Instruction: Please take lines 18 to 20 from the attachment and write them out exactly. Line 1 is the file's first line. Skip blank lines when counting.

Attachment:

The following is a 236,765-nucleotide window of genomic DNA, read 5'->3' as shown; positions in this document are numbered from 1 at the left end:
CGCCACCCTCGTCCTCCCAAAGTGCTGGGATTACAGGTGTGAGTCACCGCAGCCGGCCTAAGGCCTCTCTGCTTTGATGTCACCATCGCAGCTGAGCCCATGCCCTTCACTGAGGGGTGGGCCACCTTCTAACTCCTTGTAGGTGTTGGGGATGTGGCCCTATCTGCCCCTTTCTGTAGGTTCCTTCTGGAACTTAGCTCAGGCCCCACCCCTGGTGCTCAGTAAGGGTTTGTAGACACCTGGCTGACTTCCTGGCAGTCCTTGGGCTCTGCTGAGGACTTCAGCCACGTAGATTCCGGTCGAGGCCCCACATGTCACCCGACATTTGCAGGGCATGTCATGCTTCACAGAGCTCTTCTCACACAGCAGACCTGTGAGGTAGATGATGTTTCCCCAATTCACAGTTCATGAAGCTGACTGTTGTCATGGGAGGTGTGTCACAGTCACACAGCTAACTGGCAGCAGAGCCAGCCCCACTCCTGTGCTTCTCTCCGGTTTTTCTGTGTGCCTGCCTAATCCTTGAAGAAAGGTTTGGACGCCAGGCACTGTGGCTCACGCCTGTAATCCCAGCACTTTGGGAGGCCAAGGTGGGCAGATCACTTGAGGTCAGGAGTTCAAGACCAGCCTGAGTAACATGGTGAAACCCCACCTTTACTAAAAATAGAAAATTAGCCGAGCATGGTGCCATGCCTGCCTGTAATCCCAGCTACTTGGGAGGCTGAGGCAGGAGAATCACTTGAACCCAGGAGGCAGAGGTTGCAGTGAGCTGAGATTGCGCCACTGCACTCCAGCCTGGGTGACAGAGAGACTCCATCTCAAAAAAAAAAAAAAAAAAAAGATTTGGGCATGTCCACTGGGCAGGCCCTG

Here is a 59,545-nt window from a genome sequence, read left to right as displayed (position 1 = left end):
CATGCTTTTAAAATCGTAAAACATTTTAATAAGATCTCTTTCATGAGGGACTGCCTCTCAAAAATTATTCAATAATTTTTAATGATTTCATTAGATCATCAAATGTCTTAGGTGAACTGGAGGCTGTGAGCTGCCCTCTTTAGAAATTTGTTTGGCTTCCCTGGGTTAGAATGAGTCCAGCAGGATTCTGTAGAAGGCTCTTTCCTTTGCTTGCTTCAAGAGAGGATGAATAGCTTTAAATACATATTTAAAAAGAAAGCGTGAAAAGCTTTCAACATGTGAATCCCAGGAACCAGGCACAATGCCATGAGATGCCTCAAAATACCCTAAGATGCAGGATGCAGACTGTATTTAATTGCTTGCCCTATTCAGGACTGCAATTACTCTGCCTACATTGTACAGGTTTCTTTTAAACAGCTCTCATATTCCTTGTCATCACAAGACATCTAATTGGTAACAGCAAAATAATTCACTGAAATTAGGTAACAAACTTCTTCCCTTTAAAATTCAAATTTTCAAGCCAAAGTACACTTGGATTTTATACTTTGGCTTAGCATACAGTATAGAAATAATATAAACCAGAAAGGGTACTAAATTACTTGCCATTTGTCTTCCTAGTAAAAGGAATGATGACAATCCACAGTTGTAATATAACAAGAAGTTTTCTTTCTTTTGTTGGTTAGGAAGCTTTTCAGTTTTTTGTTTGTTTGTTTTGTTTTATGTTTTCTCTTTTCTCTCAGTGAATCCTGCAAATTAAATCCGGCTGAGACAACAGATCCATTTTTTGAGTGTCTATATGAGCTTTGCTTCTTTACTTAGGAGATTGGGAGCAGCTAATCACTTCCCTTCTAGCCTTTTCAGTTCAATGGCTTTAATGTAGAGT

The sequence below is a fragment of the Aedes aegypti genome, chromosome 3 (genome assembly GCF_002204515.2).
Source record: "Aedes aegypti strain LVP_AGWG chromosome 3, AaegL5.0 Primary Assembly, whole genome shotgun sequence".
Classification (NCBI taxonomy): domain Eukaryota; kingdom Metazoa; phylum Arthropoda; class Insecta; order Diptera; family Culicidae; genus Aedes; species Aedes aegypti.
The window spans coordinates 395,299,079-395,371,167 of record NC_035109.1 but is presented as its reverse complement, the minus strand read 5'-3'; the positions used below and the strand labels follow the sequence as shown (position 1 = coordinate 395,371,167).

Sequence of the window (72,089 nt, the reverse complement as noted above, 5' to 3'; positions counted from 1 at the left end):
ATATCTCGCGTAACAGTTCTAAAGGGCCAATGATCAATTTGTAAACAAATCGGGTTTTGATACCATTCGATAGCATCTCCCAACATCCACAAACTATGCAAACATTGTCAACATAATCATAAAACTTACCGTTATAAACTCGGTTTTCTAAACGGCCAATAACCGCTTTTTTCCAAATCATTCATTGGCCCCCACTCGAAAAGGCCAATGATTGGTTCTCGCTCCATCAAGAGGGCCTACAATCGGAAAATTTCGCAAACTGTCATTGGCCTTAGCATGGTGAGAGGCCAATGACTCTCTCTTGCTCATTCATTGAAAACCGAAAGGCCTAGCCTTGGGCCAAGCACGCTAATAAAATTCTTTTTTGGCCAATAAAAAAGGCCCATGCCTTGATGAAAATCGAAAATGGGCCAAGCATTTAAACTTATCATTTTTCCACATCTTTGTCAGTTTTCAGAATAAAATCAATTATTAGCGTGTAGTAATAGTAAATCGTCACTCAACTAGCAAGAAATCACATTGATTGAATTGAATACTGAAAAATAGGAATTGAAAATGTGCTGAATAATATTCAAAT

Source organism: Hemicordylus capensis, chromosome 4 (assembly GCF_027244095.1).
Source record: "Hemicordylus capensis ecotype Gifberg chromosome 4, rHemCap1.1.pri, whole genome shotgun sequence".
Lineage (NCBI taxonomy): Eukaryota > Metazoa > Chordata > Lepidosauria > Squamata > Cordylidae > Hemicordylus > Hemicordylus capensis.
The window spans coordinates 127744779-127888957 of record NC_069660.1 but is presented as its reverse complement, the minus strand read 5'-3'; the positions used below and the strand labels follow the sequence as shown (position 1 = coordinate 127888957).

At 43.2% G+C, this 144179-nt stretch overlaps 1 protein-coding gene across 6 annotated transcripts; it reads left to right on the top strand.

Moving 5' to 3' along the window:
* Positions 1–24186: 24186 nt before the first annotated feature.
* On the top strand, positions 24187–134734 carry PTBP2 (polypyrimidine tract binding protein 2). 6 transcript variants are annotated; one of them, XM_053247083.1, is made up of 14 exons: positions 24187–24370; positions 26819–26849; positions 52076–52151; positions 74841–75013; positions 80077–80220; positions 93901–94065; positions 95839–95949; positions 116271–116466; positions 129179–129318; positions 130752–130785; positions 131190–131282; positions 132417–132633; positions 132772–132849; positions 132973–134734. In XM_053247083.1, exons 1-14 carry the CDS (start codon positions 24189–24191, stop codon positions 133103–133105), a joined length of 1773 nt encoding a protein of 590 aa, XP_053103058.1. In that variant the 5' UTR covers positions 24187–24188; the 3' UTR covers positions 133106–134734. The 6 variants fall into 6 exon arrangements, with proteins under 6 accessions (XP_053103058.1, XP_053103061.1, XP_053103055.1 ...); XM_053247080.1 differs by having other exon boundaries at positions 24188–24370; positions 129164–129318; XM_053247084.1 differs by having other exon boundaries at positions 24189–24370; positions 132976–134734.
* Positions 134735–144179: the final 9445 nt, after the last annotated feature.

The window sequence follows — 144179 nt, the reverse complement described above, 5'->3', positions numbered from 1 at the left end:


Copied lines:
* On the top strand, positions 24187–134734 carry PTBP2 (polypyrimidine tract binding protein 2). 6 transcript variants are annotated; one of them, XM_053247083.1, is made up of 14 exons: positions 24187–24370; positions 26819–26849; positions 52076–52151; positions 74841–75013; positions 80077–80220; positions 93901–94065; positions 95839–95949; positions 116271–116466; positions 129179–129318; positions 130752–130785; positions 131190–131282; positions 132417–132633; positions 132772–132849; positions 132973–134734. In XM_053247083.1, exons 1-14 carry the CDS (start codon positions 24189–24191, stop codon positions 133103–133105), a joined length of 1773 nt encoding a protein of 590 aa, XP_053103058.1. In that variant the 5' UTR covers positions 24187–24188; the 3' UTR covers positions 133106–134734. The 6 variants fall into 6 exon arrangements, with proteins under 6 accessions (XP_053103058.1, XP_053103061.1, XP_053103055.1 ...); XM_053247080.1 differs by having other exon boundaries at positions 24188–24370; positions 129164–129318; XM_053247084.1 differs by having other exon boundaries at positions 24189–24370; positions 132976–134734.
* Positions 134735–144179: the final 9445 nt, after the last annotated feature.

The window sequence follows — 144179 nt, the reverse complement described above, 5'->3', positions numbered from 1 at the left end: